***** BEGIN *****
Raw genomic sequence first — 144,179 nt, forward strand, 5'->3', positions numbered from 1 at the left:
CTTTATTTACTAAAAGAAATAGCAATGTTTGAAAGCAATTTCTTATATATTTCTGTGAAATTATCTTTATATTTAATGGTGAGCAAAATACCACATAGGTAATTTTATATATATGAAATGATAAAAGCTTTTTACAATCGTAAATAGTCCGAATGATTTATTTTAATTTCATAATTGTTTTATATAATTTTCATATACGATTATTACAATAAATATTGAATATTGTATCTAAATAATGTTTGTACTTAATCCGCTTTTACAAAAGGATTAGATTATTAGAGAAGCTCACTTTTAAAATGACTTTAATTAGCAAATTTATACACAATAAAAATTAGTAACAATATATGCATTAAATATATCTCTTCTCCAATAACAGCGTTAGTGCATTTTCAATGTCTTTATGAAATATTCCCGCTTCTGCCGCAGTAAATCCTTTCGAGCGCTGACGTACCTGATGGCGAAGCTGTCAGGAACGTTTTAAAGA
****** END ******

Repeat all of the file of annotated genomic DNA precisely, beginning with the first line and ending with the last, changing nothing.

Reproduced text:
Raw genomic sequence first — 144,179 nt, forward strand, 5'->3', positions numbered from 1 at the left:
CTTTATTTACTAAAAGAAATAGCAATGTTTGAAAGCAATTTCTTATATATTTCTGTGAAATTATCTTTATATTTAATGGTGAGCAAAATACCACATAGGTAATTTTATATATATGAAATGATAAAAGCTTTTTACAATCGTAAATAGTCCGAATGATTTATTTTAATTTCATAATTGTTTTATATAATTTTCATATACGATTATTACAATAAATATTGAATATTGTATCTAAATAATGTTTGTACTTAATCCGCTTTTACAAAAGGATTAGATTATTAGAGAAGCTCACTTTTAAAATGACTTTAATTAGCAAATTTATACACAATAAAAATTAGTAACAATATATGCATTAAATATATCTCTTCTCCAATAACAGCGTTAGTGCATTTTCAATGTCTTTATGAAATATTCCCGCTTCTGCCGCAGTAAATCCTTTCGAGCGCTGACGTACCTGATGGCGAAGCTGTCAGGAACGTTTTAAAGA